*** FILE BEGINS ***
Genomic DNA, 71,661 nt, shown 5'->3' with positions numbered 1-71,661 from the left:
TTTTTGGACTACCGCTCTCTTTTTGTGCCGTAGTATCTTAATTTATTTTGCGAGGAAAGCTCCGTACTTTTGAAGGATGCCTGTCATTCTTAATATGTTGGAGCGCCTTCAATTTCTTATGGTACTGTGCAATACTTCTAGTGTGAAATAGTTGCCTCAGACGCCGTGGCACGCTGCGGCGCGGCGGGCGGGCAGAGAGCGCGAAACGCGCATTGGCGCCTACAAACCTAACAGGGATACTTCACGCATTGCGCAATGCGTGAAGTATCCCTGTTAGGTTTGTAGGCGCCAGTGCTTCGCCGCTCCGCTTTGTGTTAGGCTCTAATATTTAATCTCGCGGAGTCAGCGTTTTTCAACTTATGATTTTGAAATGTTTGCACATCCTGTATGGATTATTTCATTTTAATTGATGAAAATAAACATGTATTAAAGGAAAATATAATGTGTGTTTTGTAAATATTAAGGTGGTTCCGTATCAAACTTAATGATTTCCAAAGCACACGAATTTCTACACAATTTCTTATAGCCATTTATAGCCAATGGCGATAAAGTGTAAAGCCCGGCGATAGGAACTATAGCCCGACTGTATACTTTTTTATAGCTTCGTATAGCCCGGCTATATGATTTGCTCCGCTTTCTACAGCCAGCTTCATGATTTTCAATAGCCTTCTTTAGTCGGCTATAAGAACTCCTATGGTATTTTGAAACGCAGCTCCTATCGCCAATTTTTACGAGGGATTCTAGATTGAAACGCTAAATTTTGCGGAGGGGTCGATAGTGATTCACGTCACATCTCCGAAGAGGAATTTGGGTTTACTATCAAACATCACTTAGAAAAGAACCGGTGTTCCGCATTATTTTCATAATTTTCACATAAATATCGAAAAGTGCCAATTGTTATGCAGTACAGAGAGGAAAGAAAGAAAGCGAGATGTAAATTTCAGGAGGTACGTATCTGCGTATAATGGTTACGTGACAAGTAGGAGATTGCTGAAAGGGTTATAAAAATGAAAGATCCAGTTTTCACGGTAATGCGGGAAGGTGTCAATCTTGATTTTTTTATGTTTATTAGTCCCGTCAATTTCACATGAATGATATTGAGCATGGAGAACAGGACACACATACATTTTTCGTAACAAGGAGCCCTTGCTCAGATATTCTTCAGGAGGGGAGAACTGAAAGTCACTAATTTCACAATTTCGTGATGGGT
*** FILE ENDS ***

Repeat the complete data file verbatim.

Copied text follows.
Genomic DNA, 71,661 nt, shown 5'->3' with positions numbered 1-71,661 from the left:
TTTTTGGACTACCGCTCTCTTTTTGTGCCGTAGTATCTTAATTTATTTTGCGAGGAAAGCTCCGTACTTTTGAAGGATGCCTGTCATTCTTAATATGTTGGAGCGCCTTCAATTTCTTATGGTACTGTGCAATACTTCTAGTGTGAAATAGTTGCCTCAGACGCCGTGGCACGCTGCGGCGCGGCGGGCGGGCAGAGAGCGCGAAACGCGCATTGGCGCCTACAAACCTAACAGGGATACTTCACGCATTGCGCAATGCGTGAAGTATCCCTGTTAGGTTTGTAGGCGCCAGTGCTTCGCCGCTCCGCTTTGTGTTAGGCTCTAATATTTAATCTCGCGGAGTCAGCGTTTTTCAACTTATGATTTTGAAATGTTTGCACATCCTGTATGGATTATTTCATTTTAATTGATGAAAATAAACATGTATTAAAGGAAAATATAATGTGTGTTTTGTAAATATTAAGGTGGTTCCGTATCAAACTTAATGATTTCCAAAGCACACGAATTTCTACACAATTTCTTATAGCCATTTATAGCCAATGGCGATAAAGTGTAAAGCCCGGCGATAGGAACTATAGCCCGACTGTATACTTTTTTATAGCTTCGTATAGCCCGGCTATATGATTTGCTCCGCTTTCTACAGCCAGCTTCATGATTTTCAATAGCCTTCTTTAGTCGGCTATAAGAACTCCTATGGTATTTTGAAACGCAGCTCCTATCGCCAATTTTTACGAGGGATTCTAGATTGAAACGCTAAATTTTGCGGAGGGGTCGATAGTGATTCACGTCACATCTCCGAAGAGGAATTTGGGTTTACTATCAAACATCACTTAGAAAAGAACCGGTGTTCCGCATTATTTTCATAATTTTCACATAAATATCGAAAAGTGCCAATTGTTATGCAGTACAGAGAGGAAAGAAAGAAAGCGAGATGTAAATTTCAGGAGGTACGTATCTGCGTATAATGGTTACGTGACAAGTAGGAGATTGCTGAAAGGGTTATAAAAATGAAAGATCCAGTTTTCACGGTAATGCGGGAAGGTGTCAATCTTGATTTTTTTATGTTTATTAGTCCCGTCAATTTCACATGAATGATATTGAGCATGGAGAACAGGACACACATACATTTTTCGTAACAAGGAGCCCTTGCTCAGATATTCTTCAGGAGGGGAGAACTGAAAGTCACTAATTTCACAATTTCGTGATGGGT